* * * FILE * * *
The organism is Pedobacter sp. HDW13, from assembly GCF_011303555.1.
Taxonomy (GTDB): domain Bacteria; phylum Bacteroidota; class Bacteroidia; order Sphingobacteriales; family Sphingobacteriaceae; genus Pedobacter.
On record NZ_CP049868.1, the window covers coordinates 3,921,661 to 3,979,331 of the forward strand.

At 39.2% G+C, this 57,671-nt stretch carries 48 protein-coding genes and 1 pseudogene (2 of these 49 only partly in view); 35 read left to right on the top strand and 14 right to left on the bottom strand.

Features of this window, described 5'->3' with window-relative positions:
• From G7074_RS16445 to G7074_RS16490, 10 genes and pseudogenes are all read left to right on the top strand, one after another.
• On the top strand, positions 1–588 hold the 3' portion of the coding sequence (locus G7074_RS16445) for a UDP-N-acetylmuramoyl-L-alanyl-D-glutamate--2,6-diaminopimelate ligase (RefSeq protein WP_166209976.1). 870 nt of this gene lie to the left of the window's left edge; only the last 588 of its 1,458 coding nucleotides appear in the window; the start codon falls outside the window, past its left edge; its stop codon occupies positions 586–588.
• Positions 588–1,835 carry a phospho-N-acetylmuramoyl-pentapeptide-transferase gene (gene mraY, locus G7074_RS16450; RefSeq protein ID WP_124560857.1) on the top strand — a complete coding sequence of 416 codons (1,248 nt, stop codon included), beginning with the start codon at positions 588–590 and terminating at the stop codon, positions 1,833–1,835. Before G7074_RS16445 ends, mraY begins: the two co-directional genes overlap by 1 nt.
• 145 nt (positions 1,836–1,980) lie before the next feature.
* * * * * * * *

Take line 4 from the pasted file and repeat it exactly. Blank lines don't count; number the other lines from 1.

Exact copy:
At 39.2% G+C, this 57,671-nt stretch carries 48 protein-coding genes and 1 pseudogene (2 of these 49 only partly in view); 35 read left to right on the top strand and 14 right to left on the bottom strand.